9 January 2013

Somalia: French, U.S. Forces Detain 12 Suspected Somali Pirates

French and US warships on patrol off the Somali coast detained 12 suspected pirates after a merchant vessel reported coming under attack at the weekend, the European Union Naval Force (EU NAVFOR) said in a statement Tuesday (January 8th).

Troops from the Somali region of Puntland rescued 22 hostages held by pirates for almost three years after their ship was seized off the Yemeni coast. After their rescue on December 23rd, the survivors were taken by road to Bosaso, where they were evacuated to Nairobi. [AFP] Play Video

NATO and the EU's Atalanta anti-piracy taskforce said the vessel issued a distress call after it was attacked by a boat carrying six suspected pirates armed with rocket-propelled grenades. The crew on the unnamed Panama-flagged vessel gathered in a secure room while an on-board armed security team exchanged fire with the suspected pirates, AFP reported.

The USS Halyburton and the French frigate Surcouf responded to the distress call, with French forces intercepting two small boats and arresting the men. The 12 suspected pirates are now being held on the Surcouf, pending legal proceedings.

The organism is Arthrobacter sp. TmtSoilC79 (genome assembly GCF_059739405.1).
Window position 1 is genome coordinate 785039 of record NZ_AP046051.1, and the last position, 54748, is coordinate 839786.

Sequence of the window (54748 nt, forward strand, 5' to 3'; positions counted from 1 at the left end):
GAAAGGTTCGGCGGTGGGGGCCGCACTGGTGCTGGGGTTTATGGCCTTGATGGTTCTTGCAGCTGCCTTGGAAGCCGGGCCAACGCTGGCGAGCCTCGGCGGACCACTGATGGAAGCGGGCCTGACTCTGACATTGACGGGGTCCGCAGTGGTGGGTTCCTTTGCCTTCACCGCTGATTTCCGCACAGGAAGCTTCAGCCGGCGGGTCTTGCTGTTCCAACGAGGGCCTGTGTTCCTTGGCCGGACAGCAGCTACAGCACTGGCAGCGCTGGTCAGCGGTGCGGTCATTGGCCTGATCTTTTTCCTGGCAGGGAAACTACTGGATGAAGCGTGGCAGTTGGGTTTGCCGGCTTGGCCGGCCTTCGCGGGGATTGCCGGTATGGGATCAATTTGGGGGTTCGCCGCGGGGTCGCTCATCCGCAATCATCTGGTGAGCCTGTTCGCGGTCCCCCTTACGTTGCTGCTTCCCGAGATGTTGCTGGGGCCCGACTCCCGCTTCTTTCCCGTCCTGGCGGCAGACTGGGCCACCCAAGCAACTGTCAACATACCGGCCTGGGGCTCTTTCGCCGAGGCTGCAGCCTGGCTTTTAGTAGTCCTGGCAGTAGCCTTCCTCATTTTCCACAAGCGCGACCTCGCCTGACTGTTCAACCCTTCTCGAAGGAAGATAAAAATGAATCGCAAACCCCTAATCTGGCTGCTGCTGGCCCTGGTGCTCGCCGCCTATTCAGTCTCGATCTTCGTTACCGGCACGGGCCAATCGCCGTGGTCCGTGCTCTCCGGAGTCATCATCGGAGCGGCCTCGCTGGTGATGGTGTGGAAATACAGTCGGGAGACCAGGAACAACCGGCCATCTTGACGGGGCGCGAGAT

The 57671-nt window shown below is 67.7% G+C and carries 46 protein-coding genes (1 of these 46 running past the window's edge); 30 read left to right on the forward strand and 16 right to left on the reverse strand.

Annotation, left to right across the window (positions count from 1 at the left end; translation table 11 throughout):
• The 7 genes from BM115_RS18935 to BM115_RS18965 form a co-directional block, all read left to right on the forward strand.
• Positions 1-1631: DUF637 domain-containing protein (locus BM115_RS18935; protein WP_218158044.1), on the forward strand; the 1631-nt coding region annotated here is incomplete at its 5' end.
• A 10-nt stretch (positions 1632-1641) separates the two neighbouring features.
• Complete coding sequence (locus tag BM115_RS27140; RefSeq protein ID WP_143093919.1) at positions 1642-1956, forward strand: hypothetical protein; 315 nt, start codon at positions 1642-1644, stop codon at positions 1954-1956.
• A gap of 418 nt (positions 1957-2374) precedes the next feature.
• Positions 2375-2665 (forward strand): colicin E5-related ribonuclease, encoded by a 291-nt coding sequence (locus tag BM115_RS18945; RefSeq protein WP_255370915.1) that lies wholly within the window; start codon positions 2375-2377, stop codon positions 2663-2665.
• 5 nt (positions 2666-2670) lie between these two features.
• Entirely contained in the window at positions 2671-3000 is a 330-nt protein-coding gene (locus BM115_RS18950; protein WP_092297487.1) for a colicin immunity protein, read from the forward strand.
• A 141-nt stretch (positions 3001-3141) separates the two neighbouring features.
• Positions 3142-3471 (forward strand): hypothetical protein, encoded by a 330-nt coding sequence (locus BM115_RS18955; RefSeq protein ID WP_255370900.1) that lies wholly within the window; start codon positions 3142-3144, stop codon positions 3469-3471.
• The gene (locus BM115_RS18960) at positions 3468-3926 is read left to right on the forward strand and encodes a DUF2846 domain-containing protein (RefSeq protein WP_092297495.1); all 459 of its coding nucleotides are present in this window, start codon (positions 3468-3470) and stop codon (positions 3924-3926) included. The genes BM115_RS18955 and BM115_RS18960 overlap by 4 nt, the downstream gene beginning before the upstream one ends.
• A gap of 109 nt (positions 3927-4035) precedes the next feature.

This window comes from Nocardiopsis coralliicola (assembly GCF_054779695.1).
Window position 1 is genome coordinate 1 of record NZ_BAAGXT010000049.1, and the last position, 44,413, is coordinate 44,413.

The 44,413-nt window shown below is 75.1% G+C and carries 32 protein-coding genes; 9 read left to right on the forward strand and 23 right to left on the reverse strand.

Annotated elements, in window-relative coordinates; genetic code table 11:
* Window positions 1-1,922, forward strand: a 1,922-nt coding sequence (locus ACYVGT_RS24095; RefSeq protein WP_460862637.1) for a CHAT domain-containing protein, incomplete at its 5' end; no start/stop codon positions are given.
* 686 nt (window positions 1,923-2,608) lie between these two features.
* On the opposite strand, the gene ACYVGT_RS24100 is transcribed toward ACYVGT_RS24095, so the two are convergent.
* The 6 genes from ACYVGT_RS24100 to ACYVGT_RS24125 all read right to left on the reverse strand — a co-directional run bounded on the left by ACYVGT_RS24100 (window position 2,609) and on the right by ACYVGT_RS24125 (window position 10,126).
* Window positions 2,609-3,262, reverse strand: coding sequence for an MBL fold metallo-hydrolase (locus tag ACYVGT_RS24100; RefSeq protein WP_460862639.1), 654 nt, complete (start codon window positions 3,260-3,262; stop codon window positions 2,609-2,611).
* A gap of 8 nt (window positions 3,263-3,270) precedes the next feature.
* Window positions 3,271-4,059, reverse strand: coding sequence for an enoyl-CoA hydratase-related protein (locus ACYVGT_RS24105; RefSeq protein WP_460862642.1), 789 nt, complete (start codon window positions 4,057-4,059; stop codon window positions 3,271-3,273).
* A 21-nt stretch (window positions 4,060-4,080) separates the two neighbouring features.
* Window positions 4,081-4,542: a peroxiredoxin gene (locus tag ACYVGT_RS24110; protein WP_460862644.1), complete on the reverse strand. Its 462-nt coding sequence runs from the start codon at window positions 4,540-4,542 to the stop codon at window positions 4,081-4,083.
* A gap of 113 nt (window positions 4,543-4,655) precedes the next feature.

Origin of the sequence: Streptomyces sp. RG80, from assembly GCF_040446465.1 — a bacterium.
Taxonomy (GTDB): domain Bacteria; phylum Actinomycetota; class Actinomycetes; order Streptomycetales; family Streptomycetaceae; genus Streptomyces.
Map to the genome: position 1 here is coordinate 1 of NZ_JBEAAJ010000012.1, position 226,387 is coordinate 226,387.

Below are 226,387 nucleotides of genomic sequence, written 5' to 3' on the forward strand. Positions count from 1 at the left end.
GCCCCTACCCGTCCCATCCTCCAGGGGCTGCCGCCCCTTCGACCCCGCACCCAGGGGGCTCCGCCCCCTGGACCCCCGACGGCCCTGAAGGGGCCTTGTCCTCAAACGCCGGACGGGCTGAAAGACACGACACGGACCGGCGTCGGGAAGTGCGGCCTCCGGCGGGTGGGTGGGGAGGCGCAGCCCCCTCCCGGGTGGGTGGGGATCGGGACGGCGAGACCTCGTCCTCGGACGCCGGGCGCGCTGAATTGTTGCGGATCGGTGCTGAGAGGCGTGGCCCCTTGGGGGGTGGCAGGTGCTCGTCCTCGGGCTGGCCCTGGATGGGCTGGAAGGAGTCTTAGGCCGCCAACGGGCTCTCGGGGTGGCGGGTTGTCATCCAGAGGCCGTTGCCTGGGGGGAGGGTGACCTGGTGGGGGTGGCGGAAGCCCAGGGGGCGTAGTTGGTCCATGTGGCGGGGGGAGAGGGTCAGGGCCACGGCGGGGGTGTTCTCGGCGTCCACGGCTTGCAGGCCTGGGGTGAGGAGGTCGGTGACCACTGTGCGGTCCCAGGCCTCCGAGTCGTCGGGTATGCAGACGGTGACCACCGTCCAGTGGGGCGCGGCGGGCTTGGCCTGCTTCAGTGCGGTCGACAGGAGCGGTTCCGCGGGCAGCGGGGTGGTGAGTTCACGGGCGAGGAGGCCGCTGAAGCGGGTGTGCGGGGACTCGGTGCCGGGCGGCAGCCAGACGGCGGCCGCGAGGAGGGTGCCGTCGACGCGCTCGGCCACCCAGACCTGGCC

Copyright © 2013 Sabahi. All rights reserved. Distributed by AllAfrica Global Media (allAfrica.com). To contact the copyright holder directly for corrections — or for permission to republish or make other authorized use of this material, click here.

AllAfrica publishes around 2,000 reports a day from more than 130 news organizations and over 200 other institutions and individuals, representing a diversity of positions on every topic. We publish news and views ranging from vigorous opponents of governments to government publications and spokespersons. Publishers named above each report are responsible for their own content, which AllAfrica does not have the legal right to edit or correct.

Articles and commentaries that identify allAfrica.com as the publisher are produced or commissioned by AllAfrica. To address comments or complaints, please Contact us.